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Photo courtesy of  @seb.gardner 


22 January 2023

Spotlight: In Conversation with Haseeb Iqbal


Haseeb Iqbal is a DJ, broadcaster and writer from London. I sat down with him to talk about everything from lover’s rock to spiritual jazz, and Jah Shaka to Shakespeare. Phrases in italics are direct quotes from the interview.

Haseeb and I sit by an old church in Stoke Newington, close to the studio where he spends his days writing, crate digging, and curating his radio show. He strikes me as a man who has lived many lives, all whilst retaining a deep-rooted and wide-eyed impulse for discovery and discomfort. I would imagine stagnation is not something he is familiar, or comfortable, with. Known for spinning wax at ‘Chessidency’, presenting his eponymous radio show, holding down residencies at London bars and bunkers, and his book on the London jazz scene, Haseeb seems to disrupt the old proverb about the jack of all trades.


Born and raised in London, his love for the city is palpable. He describes its urban rhythms as the life-force that inspires so many of his own creative impulses, and he narrates tales of his adolescence in north London. Start at the beginning, I ask him. What is your earliest memory of music? He sips his coffee before responding. The first track I remember hearing was Buffalo Soldier by Bob Marley, aged 4, but the time and place escapes him. He recalls his older sisters burning him CDs at 5, 6 and 7, introducing him to everything from the British rock of The Cure to garage. I always cared about music, he explains, it was just always something I was into. It is obvious that his love for it has always run thick and deep, woven into his existence and now his livelihood. 24 is no exception to the rule, and Haseeb talks about trying his hand at clarinet this year, even if only on a sonic level. Why the clarinet? Without hesitation, he describes the profoundly spiritual, almost vocal nature of the instrument; it seems to align with the essence of the human voice.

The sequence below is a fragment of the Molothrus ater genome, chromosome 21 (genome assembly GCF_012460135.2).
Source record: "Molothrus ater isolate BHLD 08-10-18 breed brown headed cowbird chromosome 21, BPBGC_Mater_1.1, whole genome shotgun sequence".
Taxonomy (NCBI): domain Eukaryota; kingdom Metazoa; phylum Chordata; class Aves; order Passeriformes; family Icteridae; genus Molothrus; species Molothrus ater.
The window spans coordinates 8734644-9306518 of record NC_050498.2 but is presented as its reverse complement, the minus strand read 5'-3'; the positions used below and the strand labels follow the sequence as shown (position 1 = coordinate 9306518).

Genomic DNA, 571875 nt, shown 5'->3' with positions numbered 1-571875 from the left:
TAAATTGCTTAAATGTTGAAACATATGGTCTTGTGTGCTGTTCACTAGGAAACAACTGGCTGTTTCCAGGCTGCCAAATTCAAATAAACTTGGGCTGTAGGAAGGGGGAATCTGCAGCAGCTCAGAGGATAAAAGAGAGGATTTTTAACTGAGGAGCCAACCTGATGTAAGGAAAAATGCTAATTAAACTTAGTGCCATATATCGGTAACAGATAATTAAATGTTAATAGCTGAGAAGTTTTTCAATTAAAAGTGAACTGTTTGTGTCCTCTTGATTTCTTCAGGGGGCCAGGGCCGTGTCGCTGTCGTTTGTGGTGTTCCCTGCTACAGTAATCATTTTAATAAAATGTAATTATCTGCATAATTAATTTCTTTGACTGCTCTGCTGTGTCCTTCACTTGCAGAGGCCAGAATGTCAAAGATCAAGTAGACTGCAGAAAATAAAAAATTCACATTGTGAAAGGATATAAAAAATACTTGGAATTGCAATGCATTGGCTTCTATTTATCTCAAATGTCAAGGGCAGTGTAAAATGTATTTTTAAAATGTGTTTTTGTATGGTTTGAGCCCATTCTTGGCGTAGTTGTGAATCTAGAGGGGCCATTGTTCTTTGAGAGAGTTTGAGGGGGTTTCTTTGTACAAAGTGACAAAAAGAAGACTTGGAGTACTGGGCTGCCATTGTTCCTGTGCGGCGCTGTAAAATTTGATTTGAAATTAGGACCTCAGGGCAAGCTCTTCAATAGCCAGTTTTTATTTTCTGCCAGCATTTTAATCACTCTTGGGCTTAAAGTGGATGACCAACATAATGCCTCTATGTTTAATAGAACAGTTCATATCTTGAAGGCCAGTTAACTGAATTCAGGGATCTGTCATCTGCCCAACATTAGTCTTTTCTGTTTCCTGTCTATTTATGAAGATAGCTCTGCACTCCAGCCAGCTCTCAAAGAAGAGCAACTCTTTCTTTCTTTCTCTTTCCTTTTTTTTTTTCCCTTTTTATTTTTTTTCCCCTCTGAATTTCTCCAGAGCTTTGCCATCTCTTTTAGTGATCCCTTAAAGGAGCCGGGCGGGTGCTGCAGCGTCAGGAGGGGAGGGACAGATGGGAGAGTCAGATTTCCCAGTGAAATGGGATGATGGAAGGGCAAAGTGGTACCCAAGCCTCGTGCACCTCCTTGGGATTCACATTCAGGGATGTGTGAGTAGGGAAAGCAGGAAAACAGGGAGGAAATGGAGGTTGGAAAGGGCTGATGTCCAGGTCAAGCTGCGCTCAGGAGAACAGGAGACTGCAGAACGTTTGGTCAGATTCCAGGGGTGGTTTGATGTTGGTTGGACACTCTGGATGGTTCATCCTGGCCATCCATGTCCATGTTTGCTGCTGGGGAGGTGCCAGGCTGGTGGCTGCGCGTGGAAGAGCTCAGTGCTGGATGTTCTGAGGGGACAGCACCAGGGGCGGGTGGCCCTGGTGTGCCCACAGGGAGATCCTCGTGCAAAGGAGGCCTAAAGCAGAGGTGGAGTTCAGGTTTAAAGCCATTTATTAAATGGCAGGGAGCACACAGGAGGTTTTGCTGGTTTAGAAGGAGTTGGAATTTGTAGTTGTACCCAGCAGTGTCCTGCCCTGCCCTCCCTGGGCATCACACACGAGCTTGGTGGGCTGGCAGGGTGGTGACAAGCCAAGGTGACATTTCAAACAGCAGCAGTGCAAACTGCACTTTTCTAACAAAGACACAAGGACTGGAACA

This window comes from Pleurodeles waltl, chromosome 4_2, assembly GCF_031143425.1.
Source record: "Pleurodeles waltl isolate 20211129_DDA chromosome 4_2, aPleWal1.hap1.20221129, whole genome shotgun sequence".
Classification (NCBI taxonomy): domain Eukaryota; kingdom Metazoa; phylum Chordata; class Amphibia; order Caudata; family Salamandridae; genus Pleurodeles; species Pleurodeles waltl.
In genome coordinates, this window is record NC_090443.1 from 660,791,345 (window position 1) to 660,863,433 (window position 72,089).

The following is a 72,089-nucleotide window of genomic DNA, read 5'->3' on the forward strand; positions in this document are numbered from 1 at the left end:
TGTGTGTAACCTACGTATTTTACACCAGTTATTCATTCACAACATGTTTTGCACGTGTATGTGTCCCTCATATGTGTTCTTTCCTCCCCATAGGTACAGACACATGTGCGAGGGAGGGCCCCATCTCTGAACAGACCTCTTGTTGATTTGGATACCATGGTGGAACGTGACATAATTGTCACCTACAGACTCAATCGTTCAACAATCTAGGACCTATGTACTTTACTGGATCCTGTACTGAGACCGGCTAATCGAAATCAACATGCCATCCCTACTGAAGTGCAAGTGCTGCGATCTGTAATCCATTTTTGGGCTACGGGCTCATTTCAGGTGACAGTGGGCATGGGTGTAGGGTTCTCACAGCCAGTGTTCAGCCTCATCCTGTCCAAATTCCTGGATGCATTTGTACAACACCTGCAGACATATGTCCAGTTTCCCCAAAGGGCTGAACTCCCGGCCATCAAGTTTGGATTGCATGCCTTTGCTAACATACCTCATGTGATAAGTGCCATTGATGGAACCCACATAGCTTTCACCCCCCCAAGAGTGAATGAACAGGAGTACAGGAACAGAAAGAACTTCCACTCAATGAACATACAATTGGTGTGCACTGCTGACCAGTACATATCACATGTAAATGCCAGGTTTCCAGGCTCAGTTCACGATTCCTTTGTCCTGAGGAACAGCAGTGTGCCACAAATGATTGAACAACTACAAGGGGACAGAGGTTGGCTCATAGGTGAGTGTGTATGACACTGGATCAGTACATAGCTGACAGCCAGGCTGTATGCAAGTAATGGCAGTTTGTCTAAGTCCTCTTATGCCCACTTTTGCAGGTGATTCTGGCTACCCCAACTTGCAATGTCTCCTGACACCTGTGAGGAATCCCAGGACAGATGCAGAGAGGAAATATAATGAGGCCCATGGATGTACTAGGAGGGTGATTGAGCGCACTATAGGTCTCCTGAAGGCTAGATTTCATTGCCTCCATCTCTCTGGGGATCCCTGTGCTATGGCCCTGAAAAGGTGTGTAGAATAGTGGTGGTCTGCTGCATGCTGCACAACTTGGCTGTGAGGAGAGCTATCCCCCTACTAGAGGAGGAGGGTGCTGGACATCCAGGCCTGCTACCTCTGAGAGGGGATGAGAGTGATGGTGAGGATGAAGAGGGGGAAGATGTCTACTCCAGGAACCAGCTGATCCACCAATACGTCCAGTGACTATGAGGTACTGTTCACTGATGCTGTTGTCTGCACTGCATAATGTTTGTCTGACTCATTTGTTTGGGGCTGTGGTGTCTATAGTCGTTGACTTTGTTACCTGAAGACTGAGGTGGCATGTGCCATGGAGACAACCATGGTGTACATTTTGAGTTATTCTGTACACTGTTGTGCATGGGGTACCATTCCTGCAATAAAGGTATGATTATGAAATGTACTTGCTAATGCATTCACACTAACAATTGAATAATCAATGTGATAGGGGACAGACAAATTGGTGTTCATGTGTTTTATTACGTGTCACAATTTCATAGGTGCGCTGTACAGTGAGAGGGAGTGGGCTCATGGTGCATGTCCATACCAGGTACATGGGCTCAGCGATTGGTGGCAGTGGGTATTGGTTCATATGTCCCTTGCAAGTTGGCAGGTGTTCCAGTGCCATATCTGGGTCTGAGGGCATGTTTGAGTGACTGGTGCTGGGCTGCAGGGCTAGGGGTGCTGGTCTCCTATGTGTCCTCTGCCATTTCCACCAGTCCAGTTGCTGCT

What was the last record you bought?

7” vinyl ‘Denyigban/Bouyelele’ by the Togolese singer Bella Bellow.


Haseeb is one of the two minds behind ‘Chessidency’, the fortnightly, eight-til-late gathering of chess and heavy records in the lounge at The Standard Hotel, London. The only brainchild of lockdown not aimed at self help or weight loss, Chessidency’s one rule is BYOB (bring your own board). Frequented by chess aficionados, queen's gambit connoisseurs, amateurs, and American rappers, all those with a burning desire for parallel play are welcomed. Even Tyler, the Creator made an appearance, board in hand, albeit a day late. Having myself attended the first Chessidency of the new year, I can only confirm the blissful musical offerings, roaring fire, and fervent gaming environment.